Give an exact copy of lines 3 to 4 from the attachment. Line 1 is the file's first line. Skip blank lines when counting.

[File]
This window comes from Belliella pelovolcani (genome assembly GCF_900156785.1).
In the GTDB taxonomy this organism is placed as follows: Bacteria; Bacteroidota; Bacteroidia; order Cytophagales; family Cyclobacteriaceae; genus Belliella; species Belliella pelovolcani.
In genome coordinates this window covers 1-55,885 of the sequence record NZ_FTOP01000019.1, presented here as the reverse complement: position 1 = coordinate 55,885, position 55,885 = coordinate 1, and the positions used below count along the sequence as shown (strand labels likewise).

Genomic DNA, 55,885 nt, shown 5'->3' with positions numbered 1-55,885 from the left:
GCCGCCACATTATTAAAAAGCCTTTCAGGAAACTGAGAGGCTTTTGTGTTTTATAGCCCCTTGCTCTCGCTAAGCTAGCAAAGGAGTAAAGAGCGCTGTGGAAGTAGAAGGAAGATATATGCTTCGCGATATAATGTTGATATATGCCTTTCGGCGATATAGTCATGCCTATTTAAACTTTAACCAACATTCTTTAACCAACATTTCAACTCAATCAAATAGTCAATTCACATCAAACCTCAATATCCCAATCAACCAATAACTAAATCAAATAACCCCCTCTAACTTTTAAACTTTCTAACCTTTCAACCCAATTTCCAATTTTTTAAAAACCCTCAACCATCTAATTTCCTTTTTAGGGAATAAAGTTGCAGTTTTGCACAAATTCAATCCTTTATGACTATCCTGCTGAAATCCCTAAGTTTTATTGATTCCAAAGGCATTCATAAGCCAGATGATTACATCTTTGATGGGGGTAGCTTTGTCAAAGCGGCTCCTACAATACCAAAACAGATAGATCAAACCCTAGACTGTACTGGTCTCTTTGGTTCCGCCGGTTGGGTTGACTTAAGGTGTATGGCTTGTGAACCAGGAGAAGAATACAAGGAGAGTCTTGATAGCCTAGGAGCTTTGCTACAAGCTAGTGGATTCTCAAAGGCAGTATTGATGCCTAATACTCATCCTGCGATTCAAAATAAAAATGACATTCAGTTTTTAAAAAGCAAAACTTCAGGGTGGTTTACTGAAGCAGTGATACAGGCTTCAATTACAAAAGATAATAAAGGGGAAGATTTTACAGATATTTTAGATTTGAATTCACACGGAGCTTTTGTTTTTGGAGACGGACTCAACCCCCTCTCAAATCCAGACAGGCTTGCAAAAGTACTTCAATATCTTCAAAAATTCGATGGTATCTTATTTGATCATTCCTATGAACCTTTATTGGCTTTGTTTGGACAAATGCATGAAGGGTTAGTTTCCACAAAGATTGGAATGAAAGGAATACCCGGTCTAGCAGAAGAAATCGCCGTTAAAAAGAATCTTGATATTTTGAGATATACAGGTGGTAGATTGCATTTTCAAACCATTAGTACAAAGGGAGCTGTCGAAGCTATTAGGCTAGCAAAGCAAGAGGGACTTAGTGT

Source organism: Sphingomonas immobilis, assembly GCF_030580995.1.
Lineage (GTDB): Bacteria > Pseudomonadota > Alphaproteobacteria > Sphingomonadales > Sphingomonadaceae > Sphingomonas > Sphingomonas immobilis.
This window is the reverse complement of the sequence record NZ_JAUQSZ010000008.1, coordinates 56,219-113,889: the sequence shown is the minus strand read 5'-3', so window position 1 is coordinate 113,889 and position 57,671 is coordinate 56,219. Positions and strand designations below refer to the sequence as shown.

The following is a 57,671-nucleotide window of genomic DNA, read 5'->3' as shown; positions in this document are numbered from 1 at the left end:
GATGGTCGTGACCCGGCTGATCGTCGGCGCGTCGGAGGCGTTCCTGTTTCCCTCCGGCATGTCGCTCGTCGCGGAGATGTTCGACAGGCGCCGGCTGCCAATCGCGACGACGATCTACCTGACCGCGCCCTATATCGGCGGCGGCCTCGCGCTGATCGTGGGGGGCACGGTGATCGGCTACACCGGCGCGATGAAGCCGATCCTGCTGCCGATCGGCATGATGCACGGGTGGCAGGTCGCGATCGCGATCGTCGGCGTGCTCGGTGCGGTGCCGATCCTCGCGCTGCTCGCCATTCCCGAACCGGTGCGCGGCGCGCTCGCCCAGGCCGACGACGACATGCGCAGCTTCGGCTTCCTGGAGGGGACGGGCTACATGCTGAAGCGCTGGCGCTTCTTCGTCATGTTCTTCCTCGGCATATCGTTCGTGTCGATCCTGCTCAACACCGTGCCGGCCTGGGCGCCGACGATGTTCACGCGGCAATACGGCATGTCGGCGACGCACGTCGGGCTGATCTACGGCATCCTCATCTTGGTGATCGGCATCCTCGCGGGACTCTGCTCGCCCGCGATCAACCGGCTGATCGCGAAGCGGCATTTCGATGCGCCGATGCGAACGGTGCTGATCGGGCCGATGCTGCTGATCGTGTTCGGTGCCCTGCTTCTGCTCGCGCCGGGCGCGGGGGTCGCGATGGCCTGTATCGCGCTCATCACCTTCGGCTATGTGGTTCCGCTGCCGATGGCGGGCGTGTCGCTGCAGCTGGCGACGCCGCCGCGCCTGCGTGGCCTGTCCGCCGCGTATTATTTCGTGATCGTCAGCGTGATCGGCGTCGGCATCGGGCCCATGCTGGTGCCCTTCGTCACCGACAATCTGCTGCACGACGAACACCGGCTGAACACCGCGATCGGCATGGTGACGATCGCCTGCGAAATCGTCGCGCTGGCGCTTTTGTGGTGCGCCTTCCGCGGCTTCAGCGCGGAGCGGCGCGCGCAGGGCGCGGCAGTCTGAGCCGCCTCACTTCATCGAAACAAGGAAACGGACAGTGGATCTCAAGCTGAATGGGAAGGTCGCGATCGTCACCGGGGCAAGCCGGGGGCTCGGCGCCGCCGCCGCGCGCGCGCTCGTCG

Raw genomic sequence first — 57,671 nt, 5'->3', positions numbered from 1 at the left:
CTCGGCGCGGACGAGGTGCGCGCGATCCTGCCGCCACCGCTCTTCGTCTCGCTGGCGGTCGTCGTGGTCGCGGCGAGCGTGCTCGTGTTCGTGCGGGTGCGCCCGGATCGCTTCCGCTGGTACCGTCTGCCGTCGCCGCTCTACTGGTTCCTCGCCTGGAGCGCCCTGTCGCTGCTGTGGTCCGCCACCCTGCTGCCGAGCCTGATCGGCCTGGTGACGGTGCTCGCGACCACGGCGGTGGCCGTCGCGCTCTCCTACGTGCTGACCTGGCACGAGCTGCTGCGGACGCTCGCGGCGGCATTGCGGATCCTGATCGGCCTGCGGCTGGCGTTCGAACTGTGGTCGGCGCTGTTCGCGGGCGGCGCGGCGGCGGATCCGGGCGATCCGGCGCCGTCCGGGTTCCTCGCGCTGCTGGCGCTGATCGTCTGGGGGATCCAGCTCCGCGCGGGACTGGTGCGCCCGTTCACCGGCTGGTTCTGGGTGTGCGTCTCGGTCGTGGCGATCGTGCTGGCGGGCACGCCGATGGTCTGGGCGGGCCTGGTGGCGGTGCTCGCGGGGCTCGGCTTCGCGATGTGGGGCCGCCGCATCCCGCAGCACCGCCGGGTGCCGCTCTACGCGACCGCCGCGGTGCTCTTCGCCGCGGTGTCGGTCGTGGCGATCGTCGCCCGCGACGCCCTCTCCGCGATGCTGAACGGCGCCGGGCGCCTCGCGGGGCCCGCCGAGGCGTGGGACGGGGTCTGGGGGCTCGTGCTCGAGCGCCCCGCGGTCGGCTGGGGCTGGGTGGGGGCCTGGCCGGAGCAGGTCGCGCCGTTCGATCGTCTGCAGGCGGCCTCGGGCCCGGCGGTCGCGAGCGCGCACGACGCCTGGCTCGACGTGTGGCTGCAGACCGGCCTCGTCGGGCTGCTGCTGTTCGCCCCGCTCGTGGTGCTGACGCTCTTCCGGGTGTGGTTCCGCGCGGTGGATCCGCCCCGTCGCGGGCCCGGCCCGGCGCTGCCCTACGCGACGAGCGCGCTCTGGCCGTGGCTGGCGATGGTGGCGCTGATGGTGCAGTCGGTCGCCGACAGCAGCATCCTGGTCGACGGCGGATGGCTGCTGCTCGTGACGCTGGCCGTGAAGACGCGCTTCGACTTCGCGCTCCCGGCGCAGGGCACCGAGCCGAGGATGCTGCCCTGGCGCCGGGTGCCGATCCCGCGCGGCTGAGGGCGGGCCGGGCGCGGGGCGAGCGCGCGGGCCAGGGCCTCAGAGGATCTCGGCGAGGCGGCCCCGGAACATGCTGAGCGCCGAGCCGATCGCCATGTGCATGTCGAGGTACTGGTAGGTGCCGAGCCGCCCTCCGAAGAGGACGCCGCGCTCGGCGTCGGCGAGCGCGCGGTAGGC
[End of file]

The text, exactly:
In genome coordinates this window covers 1-55,885 of the sequence record NZ_FTOP01000019.1, presented here as the reverse complement: position 1 = coordinate 55,885, position 55,885 = coordinate 1, and the positions used below count along the sequence as shown (strand labels likewise).

Genomic DNA, 55,885 nt, shown 5'->3' with positions numbered 1-55,885 from the left: